In an appeal from the Commission, this court may not substitute its judgment for that of the Commission as to the weight of the evidence on questions of fact.  S.C. Code Ann. § 1-23-380(A)(6) (Supp. 2003).  The appellate court can reverse or modify the Commission’s decision only if the claimant’s substantial rights have been prejudiced because the decision is affected by an error of law or is clearly erroneous in view of the reliable, probative, and substantial evidence on the whole record.  Id.  


Thigpen raises a total of ten issues in his pro se brief.  However only three issues were properly presented to the circuit court.  Any issue raised to this court must previously been raised to and ruled upon by the commission and the circuit court. [2]   See Pratt v. Morris Roofing, Inc., 353 S.C. 339, 352, 577 S.E.2d 475, 481-82 (Ct. App. 2003) (noting that an issue cannot be raised for the first time on appeal, but must have been raised to and ruled upon by the trial court).   

Therefore, the only issues that are properly preserved for our review are the three that were ruled upon by the Commission and presented for appellate review to the circuit court.  See Rodney v. Michelin Tire Corp., 320 S.C. 515, 517, 466 S.E.2d 357, 358 (1996) (“Arguments not raised to the workers’ compensation commission or to the circuit court are not preserved for appeal.”).  The three issues which are preserved for our review include whether the Commission properly determined:  1) the femoral head osteonecrosis was not causally related to the January 2000 accident; 2) Thigpen reached MMI as to his spinal injury in May 2000 and is not entitled to any further medical treatment for his hip or his spine; and 3) Thigpen was not entitled to temporary total disability payments from May 25, 2000 through September 8, 2000, and Respondent is entitled to a credit for these payments against the amount of permanent partial disability it is required to pay.  

I.  Coverage for the Hip Injury

Thigpen contends the Commission erred in finding he was not entitled to compensation benefits for his alleged hip injury.  He maintains the evidence indicates the injury was an injury by accident sustained during the course of his employment.  We find there is evidence in the record to support the Commission’s determination that the hip injury was not causally related to the January 2000 accident.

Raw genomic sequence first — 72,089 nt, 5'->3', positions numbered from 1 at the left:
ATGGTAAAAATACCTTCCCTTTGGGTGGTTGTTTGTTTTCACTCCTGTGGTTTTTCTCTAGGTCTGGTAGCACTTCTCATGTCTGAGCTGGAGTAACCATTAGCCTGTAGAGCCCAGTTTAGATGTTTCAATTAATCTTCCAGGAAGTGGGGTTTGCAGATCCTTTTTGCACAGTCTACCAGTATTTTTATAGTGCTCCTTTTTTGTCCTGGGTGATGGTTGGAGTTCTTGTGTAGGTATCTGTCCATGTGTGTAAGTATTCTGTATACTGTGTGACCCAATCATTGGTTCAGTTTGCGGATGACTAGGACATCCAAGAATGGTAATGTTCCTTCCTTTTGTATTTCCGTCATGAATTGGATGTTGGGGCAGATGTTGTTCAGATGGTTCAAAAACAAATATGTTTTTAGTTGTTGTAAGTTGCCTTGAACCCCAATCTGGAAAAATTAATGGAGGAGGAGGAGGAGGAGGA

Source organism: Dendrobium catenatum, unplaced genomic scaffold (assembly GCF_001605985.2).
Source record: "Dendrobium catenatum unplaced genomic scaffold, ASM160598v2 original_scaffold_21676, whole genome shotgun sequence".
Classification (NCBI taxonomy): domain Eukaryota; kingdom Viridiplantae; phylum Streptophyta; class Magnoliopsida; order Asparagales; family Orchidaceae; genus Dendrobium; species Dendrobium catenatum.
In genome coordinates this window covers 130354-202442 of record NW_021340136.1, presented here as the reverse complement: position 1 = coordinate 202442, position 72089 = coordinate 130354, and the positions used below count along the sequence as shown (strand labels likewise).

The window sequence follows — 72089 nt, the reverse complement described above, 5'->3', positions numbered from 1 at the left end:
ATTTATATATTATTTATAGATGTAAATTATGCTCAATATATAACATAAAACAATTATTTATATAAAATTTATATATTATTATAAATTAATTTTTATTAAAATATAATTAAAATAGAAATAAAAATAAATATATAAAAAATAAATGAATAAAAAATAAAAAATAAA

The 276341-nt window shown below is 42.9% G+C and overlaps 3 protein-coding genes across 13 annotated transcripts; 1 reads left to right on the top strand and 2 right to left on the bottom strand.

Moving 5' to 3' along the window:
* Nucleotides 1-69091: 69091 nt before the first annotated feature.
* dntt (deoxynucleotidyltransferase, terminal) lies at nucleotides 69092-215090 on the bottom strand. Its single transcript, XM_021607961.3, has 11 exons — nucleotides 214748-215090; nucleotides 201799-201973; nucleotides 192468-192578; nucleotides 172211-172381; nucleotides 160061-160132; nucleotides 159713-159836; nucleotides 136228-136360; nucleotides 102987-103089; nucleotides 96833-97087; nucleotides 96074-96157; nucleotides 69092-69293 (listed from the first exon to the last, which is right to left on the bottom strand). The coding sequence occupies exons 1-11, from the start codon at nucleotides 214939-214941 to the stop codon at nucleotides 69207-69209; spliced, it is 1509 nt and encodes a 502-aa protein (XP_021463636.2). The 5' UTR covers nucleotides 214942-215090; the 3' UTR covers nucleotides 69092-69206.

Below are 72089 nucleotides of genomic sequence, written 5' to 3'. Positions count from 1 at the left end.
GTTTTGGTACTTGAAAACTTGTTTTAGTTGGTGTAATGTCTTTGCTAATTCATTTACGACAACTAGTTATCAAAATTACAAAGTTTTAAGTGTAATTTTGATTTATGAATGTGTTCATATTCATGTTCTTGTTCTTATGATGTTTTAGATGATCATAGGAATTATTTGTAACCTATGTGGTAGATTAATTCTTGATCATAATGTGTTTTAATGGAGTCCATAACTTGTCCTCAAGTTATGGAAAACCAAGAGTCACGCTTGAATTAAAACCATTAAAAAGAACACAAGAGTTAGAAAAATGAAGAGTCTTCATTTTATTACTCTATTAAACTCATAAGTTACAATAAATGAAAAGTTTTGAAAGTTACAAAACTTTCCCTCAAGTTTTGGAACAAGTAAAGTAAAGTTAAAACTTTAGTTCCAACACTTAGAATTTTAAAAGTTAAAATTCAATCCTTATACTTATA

Dr. Aymond’s medical notes indicate Thigpen complained of lower back pain, which radiated through his thighs.  Throughout several months of visits with Dr. Aymond for follow-up and treatment, there is no mention in the medical records of a complaint of hip pain.  Thigpen did not complain of pain in the hip or the groin until October of 2000.  In a letter regarding his treatment of Thigpen, Dr. Aymond explained:

In my experience, avascular necrosis from trauma is only suspected after a severe pelvic injury, such as a hip dislocation that disrupts the blood supply to the femoral head.  There are other nontraumatic reasons for avascular necrosis, but these by definition do not involve any trauma in my experience.

Therefore, in my opinion to a reasonable degree of medical certainty, Mr. Thigpen’s avascular necrosis of his right hip is not related to his work-related injury in January of 2000. 

Thigpen was referred to Dr. McCrosson for evaluation of the hip.  Dr. McCrosson initially indicated the femoral head osteonecrosis might have been related to Thigpen’s work injury on January 6, 2000.  However, he later indicated:  “At this time I feel that there are too many factors confounding the issue and that it is impossible to say with any medical certainty what the cause of Mr. Thigpen’s avascular necrosis is.”  Dr. Rustin, who also saw Thigpen for his hip injury, stated, “it is impossible for me to attribute the probability of the cause of his avascular necrosis to his worker’s comp event.” 

We find that substantial evidence exists in the record to support the finding of the Commission that Thigpen’s injury is not the result of an injury by accident arising out of and in the course of his employment.

II. Entitlement to Benefits Beyond May 25, 2000